Yesenia could not remember the first time she was molested. She testified she was nine years old when the molestation started, which would place the start between July 1989 and July 1990. Her testimony was inconsistent, however, when she was asked whether she had been molested during the third grade (the 1989-1990 school year).
Defendant incorrectly states Yesenia testified to the specifics of the first molestation "in either late September or early October of 1989, at the beginning of her 4th grade schoolyear." Yesenia started third grade in the autumn of 1989. She could not remember the specifics of the first molestation, but testified at one point that it happened at the beginning of fourth grade. Later, she testified she was molested during third grade as well, and her earlier testimony was the result of confusion.
A prosecution expert testified to the results of a medical examination of Yesenia. She found only "remnants" of Yesenia's hymen, indicating it had been worn away through repeated penetrating injury, consistent with penetration by a penis and inconsistent with an isolated accident. The injury resulted from "a chronic situation; in other words, it happened a lot of times."
Defendant denied ever having touched, fondled or had intercourse with Yesenia. He testified he was in Mexico from late October 1989 to March 1990. His wife corroborated this testimony, but Yesenia's mother testified defendant did not travel to Mexico during the period (Apr. 1989-Oct. 1, 1990) he stayed at her house. Defendant also testified that while he lived with Yesenia's family, he worked during the afternoon, arriving home after Yesenia's father.
In argument to the jury, the prosecutor did not attempt to pick out three specific instances of molestation. He argued there was a series of molestations, "as many as 20 or 30," occurring between January 1, 1990, and defendant's departure on October 1, 1990. The defense attorney argued it was implausible defendant would have molested Yesenia in her bedroom where her brother and sometimes her grandmother were also sleeping; Yesenia, he argued, would have cried out in pain and awakened them. He also argued Yesenia testified only to molestation while she was in the fourth grade (which she entered in the fall of 1990) and, hence, not to a period of three months or more as required by the statute.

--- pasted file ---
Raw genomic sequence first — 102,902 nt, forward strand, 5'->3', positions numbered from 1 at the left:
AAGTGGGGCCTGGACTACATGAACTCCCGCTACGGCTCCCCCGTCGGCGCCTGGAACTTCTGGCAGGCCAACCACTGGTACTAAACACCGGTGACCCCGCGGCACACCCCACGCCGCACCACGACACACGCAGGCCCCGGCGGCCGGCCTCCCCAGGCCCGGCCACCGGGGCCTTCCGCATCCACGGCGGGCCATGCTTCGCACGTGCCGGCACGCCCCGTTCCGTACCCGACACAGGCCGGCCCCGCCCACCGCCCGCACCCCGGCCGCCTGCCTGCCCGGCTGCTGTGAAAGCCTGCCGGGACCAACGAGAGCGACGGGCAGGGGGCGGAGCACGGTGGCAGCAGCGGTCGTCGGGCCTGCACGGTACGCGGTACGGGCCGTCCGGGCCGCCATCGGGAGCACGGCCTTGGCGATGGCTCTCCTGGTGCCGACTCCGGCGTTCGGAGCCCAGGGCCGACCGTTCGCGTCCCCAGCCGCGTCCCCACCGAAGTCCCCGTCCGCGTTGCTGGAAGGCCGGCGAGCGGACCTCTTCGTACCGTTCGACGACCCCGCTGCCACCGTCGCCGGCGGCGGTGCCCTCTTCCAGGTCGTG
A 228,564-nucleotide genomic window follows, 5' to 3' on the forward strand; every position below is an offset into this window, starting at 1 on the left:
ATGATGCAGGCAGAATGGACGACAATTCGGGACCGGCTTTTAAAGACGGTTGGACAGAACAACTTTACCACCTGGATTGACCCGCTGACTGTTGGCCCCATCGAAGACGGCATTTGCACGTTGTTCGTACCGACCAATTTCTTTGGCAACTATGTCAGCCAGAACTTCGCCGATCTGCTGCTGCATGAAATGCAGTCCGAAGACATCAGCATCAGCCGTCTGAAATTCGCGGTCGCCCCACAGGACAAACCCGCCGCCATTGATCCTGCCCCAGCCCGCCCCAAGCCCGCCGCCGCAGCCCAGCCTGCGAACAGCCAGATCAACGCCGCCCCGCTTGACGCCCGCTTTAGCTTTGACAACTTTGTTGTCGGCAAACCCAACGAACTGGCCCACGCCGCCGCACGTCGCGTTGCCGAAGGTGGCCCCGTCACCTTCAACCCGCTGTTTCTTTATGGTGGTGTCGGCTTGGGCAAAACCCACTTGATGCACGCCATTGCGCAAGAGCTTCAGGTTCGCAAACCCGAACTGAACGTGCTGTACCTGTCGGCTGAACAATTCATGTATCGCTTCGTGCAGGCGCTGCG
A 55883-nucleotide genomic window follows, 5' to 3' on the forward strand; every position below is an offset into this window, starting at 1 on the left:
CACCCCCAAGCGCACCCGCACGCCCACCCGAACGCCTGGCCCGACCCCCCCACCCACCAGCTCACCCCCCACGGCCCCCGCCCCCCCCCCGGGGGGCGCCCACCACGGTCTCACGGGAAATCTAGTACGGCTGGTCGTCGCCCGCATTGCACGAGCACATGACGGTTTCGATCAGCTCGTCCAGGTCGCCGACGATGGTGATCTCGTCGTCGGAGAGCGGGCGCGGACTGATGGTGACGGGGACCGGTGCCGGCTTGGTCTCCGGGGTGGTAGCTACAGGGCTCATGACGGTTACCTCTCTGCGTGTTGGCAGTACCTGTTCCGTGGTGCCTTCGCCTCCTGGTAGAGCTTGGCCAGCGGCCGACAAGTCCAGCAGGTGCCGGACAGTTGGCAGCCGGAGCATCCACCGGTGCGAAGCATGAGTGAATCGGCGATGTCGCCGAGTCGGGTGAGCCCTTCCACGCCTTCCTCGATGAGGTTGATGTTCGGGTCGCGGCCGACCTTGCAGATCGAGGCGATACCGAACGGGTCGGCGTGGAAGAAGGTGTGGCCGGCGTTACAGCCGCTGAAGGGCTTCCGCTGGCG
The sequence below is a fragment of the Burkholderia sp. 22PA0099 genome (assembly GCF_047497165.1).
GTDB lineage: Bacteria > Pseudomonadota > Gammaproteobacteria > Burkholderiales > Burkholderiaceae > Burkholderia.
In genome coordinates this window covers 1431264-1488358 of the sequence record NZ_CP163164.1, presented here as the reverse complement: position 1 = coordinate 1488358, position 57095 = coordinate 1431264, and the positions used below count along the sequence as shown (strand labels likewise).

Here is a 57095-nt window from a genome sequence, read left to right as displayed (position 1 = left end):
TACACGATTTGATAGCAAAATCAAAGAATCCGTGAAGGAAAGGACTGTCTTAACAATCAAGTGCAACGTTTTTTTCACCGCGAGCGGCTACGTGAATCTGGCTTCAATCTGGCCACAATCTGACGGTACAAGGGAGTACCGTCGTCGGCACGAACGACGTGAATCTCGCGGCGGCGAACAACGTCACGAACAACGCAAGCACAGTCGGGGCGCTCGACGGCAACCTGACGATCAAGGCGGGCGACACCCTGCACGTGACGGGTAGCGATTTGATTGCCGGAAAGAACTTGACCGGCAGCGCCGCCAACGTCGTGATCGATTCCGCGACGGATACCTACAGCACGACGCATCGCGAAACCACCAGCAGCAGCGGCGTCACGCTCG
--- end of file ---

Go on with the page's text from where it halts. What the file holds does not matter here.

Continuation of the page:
(1) Section 288.5 was enacted in 1989 in order to remedy some of the problems of pleading, proof and jury instruction that had arisen in the prosecution of "resident child molesters" under section 288. (See People v. Jones (1990) 51 Cal.3d 294, 328-330 [ 270 Cal.Rptr. 611, 792 P.2d 643] (dis. opn. of Mosk, J.); People v. Superior Court ( Caudle) (1990) 221 Cal.App.3d 1190, 1195 [ 270 Cal.Rptr. 751].) It provides a severe penalty (6, 12 or 16 years in prison) for anyone who, while residing with or having recurring access to a child under the age of 14, engages, over 3 months or longer, in 3 or more acts of substantial sexual conduct, as defined in section 1203.066, subdivision (b), or lewd acts under section 288. (§ 288.5, subd. (a).) Only one count of section 288.5 may be charged for each victim, and no other felony sex offense may be charged involving the same victim and occurring within the charged time period. (§ 288.5, subd. (c).)
Subdivision (b) of section 288.5 provides: "To convict under this section the trier of fact, if a jury, need unanimously agree only that the requisite number of acts occurred not on which acts constitute the requisite number." The jury in this case was so instructed. (2a) Defendant contends subdivision (b), and the instruction taken from it, are deprivations of his right to a unanimous jury verdict under article I, section 16 of the California Constitution.